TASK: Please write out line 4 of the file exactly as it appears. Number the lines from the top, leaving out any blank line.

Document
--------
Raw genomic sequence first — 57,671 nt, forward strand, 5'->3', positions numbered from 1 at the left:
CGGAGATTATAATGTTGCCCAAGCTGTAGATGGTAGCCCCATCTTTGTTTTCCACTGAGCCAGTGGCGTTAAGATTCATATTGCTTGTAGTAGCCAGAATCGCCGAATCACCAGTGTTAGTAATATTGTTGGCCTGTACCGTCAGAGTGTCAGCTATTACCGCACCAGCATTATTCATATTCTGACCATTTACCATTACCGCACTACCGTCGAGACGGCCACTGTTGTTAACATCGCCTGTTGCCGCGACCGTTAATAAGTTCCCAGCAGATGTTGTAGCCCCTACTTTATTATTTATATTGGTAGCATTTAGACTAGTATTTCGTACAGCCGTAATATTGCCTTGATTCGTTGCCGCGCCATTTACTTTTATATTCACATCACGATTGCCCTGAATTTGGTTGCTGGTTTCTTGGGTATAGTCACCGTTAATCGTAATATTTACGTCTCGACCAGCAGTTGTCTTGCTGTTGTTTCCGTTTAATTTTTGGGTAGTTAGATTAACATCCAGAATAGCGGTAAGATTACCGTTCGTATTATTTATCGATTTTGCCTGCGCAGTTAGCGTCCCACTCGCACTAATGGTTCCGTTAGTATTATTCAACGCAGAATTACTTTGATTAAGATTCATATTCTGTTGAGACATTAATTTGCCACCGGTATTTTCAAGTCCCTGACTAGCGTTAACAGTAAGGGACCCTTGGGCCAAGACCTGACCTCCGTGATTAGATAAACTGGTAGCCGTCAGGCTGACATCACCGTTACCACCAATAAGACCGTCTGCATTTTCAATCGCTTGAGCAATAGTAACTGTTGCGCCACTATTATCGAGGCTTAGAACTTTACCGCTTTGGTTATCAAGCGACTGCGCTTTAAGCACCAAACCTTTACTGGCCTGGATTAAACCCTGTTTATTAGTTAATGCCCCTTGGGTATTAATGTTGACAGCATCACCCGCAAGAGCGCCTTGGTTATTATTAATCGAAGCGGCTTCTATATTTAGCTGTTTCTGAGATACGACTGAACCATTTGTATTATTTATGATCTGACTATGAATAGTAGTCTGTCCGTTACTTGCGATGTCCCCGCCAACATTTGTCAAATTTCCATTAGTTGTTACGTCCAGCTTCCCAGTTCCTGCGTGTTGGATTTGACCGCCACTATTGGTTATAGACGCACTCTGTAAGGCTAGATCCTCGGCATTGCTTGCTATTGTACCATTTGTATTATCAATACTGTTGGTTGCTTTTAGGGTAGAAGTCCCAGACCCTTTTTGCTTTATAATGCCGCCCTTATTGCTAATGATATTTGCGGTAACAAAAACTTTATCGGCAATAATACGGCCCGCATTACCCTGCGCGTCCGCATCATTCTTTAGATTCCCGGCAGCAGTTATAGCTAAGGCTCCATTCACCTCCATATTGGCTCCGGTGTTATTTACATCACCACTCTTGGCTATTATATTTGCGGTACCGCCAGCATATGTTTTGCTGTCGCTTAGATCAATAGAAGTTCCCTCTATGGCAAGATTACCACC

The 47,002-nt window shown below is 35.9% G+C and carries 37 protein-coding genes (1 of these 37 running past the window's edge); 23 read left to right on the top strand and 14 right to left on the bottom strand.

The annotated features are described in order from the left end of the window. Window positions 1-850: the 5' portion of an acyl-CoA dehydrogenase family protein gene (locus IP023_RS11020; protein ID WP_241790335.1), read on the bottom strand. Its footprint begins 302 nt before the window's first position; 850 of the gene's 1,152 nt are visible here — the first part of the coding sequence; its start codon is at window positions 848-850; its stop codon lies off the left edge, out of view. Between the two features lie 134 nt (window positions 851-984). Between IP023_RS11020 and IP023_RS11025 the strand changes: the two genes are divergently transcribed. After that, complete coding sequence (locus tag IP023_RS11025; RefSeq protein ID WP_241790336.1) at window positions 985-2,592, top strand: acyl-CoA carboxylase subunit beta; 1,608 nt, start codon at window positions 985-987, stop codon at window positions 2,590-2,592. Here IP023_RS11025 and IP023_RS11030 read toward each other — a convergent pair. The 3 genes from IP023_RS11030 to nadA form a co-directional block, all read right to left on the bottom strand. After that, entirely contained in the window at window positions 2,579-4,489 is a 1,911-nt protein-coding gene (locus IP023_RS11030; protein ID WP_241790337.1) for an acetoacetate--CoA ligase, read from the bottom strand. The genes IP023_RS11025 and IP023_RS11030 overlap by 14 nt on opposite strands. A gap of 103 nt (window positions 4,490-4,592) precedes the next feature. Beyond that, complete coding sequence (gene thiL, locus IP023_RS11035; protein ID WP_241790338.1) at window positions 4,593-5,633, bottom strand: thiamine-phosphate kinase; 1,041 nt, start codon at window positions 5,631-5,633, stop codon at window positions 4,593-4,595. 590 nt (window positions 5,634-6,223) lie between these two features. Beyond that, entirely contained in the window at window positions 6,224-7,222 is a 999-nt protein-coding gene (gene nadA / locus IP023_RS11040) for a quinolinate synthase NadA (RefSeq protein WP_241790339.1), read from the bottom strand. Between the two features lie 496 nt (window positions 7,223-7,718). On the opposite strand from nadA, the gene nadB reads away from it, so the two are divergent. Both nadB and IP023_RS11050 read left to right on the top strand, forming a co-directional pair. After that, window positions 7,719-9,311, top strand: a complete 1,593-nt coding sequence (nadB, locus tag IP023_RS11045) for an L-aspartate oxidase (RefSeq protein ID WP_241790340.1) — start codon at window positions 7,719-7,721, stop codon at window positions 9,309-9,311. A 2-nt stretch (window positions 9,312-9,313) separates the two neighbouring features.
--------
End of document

The annotated features are described in order from the left end of the window. Window positions 1-850: the 5' portion of an acyl-CoA dehydrogenase family protein gene (locus IP023_RS11020; protein ID WP_241790335.1), read on the bottom strand. Its footprint begins 302 nt before the window's first position; 850 of the gene's 1,152 nt are visible here — the first part of the coding sequence; its start codon is at window positions 848-850; its stop codon lies off the left edge, out of view. Between the two features lie 134 nt (window positions 851-984). Between IP023_RS11020 and IP023_RS11025 the strand changes: the two genes are divergently transcribed. After that, complete coding sequence (locus tag IP023_RS11025; RefSeq protein ID WP_241790336.1) at window positions 985-2,592, top strand: acyl-CoA carboxylase subunit beta; 1,608 nt, start codon at window positions 985-987, stop codon at window positions 2,590-2,592. Here IP023_RS11025 and IP023_RS11030 read toward each other — a convergent pair. The 3 genes from IP023_RS11030 to nadA form a co-directional block, all read right to left on the bottom strand. After that, entirely contained in the window at window positions 2,579-4,489 is a 1,911-nt protein-coding gene (locus IP023_RS11030; protein ID WP_241790337.1) for an acetoacetate--CoA ligase, read from the bottom strand. The genes IP023_RS11025 and IP023_RS11030 overlap by 14 nt on opposite strands. A gap of 103 nt (window positions 4,490-4,592) precedes the next feature. Beyond that, complete coding sequence (gene thiL, locus IP023_RS11035; protein ID WP_241790338.1) at window positions 4,593-5,633, bottom strand: thiamine-phosphate kinase; 1,041 nt, start codon at window positions 5,631-5,633, stop codon at window positions 4,593-4,595. 590 nt (window positions 5,634-6,223) lie between these two features. Beyond that, entirely contained in the window at window positions 6,224-7,222 is a 999-nt protein-coding gene (gene nadA / locus IP023_RS11040) for a quinolinate synthase NadA (RefSeq protein WP_241790339.1), read from the bottom strand. Between the two features lie 496 nt (window positions 7,223-7,718). On the opposite strand from nadA, the gene nadB reads away from it, so the two are divergent. Both nadB and IP023_RS11050 read left to right on the top strand, forming a co-directional pair. After that, window positions 7,719-9,311, top strand: a complete 1,593-nt coding sequence (nadB, locus tag IP023_RS11045) for an L-aspartate oxidase (RefSeq protein ID WP_241790340.1) — start codon at window positions 7,719-7,721, stop codon at window positions 9,309-9,311. A 2-nt stretch (window positions 9,312-9,313) separates the two neighbouring features.